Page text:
Ultimately, Powers was retained as President but Brown resigned in December 2013.

Online records

In Texas, public records requests are detailed in an online database. Citizens can visit the site to see what types of requests have been made. However, once those requests are filled, the actual contents of the requests are not made public. In January 2014, Ross Ramsey, co-founder of Texas Tribune, published an article about the availability of online public records. Ramsey wrote "The schools could avoid extra work while providing real transparency into the records that are supposed to be in public view anyhow." He was referring to how Judith Zaffirini requested duplicates of what Wallace Hall had previously requested. "Someday, it might all be online. For that, you can thank the regent who suggested it. His name is Wallace Hall," Ramsey wrote.[92]

In January 2014, House Speaker Joe Straus hinted that the public records law could be narrowed in the following legislative session.[93]

Texas Coalition for Higher Education Excellence

Jennifer Sarver, spokeswoman for the Texas Coalition for Higher Education Excellence, said that the ongoing power struggles between the Board of Regents and President Bill Powers were demoralizing to the University system. She called the higher education issues "ironic at best." The coalition was formed in 2011 by a group of citizens who "believe strongly in the power of higher education to transform lives, build the economy and shape Texas’ future"[94][95]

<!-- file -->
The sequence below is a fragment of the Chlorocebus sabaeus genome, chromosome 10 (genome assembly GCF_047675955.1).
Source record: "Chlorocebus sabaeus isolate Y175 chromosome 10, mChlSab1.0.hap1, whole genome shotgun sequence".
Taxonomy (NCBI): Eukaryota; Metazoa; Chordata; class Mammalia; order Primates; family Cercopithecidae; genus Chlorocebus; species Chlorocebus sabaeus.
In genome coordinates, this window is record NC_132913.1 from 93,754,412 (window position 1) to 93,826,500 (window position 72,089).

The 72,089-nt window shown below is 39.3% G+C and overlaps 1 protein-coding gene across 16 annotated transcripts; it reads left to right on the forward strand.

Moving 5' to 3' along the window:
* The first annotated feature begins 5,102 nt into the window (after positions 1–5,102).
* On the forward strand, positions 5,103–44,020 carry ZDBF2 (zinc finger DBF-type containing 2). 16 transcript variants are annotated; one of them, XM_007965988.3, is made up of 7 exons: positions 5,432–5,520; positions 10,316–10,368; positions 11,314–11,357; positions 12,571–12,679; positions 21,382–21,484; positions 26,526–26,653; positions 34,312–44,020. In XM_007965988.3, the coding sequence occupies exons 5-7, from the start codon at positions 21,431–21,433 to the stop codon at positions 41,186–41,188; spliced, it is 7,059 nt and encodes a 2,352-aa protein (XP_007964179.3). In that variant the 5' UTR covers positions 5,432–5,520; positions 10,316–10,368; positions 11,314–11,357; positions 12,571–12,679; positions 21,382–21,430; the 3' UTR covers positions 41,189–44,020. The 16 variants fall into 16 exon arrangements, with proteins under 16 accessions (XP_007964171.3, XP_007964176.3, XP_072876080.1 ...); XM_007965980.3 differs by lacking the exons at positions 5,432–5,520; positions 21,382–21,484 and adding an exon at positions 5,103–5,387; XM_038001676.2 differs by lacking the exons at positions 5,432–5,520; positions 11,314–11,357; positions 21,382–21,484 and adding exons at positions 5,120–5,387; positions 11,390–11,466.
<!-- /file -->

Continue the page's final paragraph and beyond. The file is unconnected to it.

Cigarroa resignation

On February 10, 2014, Chancellor Francisco Cigarroa announced he would resign from his position as Chancellor. He said he felt he had accomplished the goals he set out to do five years earlier, and was prepared to return to medical practice full-time. "Education saves lives on many levels and I thought I could bring value to the UT system with that perspective in mind. Now it’s time to return to saving one life at a time," he said.[96] Cigarroa said his resignation had nothing to do with the turmoil and investigations within the University of Texas system. Cigarroa will continue to serve as chancellor until a replacement is found.[97][98] Cigarroa's new position will be as head of pediatric surgery at the University of Texas Health Science Center in San Antonio.[99]

Emails between Hall and Cigarroa

The Dallas Morning News obtained an email in March 2013 related to Cigarroa's resignation. According to the newspaper, Wallace Hall sent a number of emails to Cigarroa in the weeks before his resignation. The email the newspaper obtained via open records request was sent from Regent chair Paul Foster to Cigarroa. In the email, Foster defended Cigarroa for his work while also praising Hall for his "tenacity as a regent and recommendations to better the university." Foster then implied that Hall had pressured Cigarroa to act, which Foster said he did not agree with.[100] State representative Lyle Larson (R) renewed his call for Hall to resign and Trey Martinez Fischer (D) requested that the committee re-open investigations. Committee co-chair Dan Flynn (R) said no further hearings were planned at the time.[101]